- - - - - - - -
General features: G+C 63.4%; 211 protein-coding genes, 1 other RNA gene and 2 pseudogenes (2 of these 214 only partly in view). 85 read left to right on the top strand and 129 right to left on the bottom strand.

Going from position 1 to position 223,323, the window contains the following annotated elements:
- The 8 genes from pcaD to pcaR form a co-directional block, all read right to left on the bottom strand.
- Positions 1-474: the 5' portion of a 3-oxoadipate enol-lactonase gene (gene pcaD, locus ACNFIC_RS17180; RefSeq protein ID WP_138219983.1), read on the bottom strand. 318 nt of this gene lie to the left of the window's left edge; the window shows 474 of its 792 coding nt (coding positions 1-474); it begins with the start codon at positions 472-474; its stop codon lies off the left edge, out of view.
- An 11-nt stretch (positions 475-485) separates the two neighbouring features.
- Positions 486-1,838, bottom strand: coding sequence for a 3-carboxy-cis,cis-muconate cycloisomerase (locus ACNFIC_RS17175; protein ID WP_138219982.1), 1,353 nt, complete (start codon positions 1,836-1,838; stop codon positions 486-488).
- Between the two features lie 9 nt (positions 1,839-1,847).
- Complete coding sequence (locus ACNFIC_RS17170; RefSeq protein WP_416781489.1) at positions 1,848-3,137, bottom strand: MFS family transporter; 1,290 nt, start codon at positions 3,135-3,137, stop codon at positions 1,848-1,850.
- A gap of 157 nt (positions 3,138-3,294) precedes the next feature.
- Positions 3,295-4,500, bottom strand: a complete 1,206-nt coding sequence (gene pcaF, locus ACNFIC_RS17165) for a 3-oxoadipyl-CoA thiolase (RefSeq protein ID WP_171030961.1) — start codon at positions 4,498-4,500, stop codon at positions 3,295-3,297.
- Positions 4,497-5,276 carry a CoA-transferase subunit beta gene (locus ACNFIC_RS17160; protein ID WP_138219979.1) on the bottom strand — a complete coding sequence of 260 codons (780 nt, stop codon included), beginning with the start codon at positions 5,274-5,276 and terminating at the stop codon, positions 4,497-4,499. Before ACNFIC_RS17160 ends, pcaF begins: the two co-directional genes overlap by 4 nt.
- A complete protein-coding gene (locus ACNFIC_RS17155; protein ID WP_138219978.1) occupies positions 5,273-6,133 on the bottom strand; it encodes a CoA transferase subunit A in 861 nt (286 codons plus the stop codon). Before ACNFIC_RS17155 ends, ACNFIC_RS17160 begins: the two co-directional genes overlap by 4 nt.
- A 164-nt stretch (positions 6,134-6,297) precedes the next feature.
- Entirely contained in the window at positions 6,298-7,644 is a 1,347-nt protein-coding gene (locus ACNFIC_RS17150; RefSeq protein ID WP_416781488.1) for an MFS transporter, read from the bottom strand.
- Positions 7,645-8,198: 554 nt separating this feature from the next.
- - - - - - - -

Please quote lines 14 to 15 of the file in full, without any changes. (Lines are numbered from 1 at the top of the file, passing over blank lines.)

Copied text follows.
- Entirely contained in the window at positions 6,298-7,644 is a 1,347-nt protein-coding gene (locus ACNFIC_RS17150; RefSeq protein ID WP_416781488.1) for an MFS transporter, read from the bottom strand.
- Positions 7,645-8,198: 554 nt separating this feature from the next.